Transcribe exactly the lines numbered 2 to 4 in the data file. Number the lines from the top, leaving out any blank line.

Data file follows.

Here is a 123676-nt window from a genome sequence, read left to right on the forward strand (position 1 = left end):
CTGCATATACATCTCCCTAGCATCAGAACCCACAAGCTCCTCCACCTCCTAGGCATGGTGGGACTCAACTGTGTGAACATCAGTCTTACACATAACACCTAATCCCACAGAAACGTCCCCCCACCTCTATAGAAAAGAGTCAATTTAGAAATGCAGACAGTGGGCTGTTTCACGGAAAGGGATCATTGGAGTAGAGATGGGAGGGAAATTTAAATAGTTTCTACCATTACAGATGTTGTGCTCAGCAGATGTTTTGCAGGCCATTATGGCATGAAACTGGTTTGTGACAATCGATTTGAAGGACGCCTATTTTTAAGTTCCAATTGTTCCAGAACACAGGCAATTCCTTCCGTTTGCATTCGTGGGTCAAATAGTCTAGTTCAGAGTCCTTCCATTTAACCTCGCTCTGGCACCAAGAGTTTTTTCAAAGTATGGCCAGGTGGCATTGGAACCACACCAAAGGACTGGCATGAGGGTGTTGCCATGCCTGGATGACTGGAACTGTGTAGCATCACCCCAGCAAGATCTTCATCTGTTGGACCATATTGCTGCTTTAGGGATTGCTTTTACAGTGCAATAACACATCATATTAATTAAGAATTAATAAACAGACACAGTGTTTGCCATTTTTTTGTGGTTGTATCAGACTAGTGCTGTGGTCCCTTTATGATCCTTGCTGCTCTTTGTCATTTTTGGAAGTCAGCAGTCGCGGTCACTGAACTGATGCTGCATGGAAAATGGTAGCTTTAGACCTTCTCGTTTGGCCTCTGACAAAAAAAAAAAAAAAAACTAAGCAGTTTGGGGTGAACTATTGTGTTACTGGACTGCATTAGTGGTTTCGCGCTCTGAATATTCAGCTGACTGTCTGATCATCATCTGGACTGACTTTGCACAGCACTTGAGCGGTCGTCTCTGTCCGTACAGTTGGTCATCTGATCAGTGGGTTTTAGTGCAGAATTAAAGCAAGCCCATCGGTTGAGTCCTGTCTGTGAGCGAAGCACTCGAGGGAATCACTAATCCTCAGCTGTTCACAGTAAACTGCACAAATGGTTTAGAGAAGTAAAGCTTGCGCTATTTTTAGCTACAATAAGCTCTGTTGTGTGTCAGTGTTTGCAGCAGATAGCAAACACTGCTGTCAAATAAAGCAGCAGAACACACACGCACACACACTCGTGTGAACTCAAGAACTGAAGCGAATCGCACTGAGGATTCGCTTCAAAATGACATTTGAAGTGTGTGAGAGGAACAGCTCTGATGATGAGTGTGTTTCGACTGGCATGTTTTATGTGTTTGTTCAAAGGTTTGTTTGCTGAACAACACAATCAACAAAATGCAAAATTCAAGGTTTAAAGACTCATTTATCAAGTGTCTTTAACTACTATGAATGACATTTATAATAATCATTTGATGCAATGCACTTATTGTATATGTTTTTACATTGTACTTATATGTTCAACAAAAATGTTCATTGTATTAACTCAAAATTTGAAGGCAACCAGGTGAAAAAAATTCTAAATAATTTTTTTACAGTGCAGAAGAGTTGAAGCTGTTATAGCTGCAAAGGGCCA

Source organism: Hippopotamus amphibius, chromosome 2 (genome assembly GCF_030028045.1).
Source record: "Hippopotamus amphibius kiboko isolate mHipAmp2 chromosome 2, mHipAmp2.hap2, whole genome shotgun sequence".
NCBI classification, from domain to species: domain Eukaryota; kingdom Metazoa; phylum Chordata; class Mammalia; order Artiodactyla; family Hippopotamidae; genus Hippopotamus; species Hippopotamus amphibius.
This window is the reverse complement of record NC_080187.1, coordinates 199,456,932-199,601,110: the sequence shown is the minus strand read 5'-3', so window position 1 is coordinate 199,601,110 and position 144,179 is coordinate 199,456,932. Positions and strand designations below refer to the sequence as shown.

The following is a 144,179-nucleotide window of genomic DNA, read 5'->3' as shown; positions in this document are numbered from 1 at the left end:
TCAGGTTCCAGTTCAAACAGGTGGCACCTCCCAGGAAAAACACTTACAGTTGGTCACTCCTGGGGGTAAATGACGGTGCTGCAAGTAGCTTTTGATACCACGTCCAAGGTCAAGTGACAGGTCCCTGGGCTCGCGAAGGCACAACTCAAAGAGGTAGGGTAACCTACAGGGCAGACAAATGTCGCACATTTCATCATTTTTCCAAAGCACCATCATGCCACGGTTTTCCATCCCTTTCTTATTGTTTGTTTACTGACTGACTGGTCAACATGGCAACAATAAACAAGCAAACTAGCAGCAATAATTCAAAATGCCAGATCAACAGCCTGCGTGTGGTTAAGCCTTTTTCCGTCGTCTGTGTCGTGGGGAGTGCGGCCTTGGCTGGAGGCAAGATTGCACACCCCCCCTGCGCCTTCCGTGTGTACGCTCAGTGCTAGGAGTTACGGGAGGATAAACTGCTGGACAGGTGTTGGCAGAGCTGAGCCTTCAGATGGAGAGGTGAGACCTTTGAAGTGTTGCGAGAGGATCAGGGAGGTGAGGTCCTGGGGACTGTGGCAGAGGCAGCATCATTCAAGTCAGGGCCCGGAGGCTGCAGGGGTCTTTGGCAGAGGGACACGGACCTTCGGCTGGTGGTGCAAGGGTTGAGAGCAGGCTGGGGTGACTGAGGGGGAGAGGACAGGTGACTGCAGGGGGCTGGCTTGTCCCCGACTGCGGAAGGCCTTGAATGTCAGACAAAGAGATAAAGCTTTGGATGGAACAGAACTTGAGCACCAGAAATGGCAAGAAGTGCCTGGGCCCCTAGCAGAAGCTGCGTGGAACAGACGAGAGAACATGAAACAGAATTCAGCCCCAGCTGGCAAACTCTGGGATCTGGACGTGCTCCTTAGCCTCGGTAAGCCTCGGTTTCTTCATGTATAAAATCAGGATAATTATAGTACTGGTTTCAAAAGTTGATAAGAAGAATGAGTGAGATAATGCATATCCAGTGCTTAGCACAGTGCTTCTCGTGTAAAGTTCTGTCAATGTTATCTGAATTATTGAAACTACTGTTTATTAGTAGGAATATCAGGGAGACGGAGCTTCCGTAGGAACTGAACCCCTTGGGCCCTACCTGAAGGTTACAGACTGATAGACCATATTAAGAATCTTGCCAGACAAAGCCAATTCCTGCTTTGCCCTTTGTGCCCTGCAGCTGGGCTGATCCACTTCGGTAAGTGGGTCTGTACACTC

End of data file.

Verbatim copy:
CTGCATATACATCTCCCTAGCATCAGAACCCACAAGCTCCTCCACCTCCTAGGCATGGTGGGACTCAACTGTGTGAACATCAGTCTTACACATAACACCTAATCCCACAGAAACGTCCCCCCACCTCTATAGAAAAGAGTCAATTTAGAAATGCAGACAGTGGGCTGTTTCACGGAAAGGGATCATTGGAGTAGAGATGGGAGGGAAATTTAAATAGTTTCTACCATTACAGATGTTGTGCTCAGCAGATGTTTTGCAGGCCATTATGGCATGAAACTGGTTTGTGACAATCGATTTGAAGGACGCCTATTTTTAAGTTCCAATTGTTCCAGAACACAGGCAATTCCTTCCGTTTGCATTCGTGGGTCAAATAGTCTAGTTCAGAGTCCTTCCATTTAACCTCGCTCTGGCACCAAGAGTTTTTTCAAAGTATGGCCAGGTGGCATTGGAACCACACCAAAGGACTGGCATGAGGGTGTTGCCATGCCTGGATGACTGGAACTGTGTAGCATCACCCCAGCAAGATCTTCATCTGTTGGACCATATTGCTGCTTTAGGGATTGCTTTTACAGTGCAATAACACATCATATTAATTAAGAATTAATAAACAGACACAGTGTTTGCCATTTTTTTGTGGTTGTATCAGACTAGTGCTGTGGTCCCTTTATGATCCTTGCTGCTCTTTGTCATTTTTGGAAGTCAGCAGTCGCGGTCACTGAACTGATGCTGCATGGAAAATGGTAGCTTTAGACCTTCTCGTTTGGCCTCTGACAAAAAAAAAAAAAAAAACTAAGCAGTTTGGGGTGAACTATTGTGTTACTGGACTGCATTAGTGGTTTCGCGCTCTGAATATTCAGCTGACTGTCTGATCATCATCTGGACTGACTTTGCACAGCACTTGAGCGGTCGTCTCTGTCCGTACAGTTGGTCATCTGATCAGTGGGTTTTAGTGCAGAATTAAAGCAAGCCCATCGGTTGAGTCCTGTCTGTGAGCGAAGCACTCGAGGGAATCACTAATCCTCAGCTGTTCACAGTAAACTGCACAAATGGTTTAGAGAAGTAAAGCTTGCGCTATTTTTAGCTACAATAAGCTCTGTTGTGTGTCAGTGTTTGCAGCAGATAGCAAACACTGCTGTCAAATAAAGCAGCAGAACACACACGCACACACACTCGTGTGAACTCAAGAACTGAAGCGAATCGCACTGAGGATTCGCTTCAAAATGACATTTGAAGTGTGTGAGAGGAACAGCTCTGATGATGAGTGTGTTTCGACTGGCATGTTTTATGTGTTTGTTCAAAGGTTTGTTTGCTGAACAACACAATCAACAAAATGCAAAATTCAAGGTTTAAAGACTCATTTATCAAGTGTCTTTAACTACTATGAATGACATTTATAATAATCATTTGATGCAATGCACTTATTGTATATGTTTTTACATTGTACTTATATGTTCAACAAAAATGTTCATTGTATTAACTCAAAATTTGAAGGCAACCAGGTGAAAAAAATTCTAAATAATTTTTTTACAGTGCAGAAGAGTTGAAGCTGTTATAGCTGCAAAGGGCCA

Source organism: Hippopotamus amphibius, chromosome 2 (genome assembly GCF_030028045.1).
Source record: "Hippopotamus amphibius kiboko isolate mHipAmp2 chromosome 2, mHipAmp2.hap2, whole genome shotgun sequence".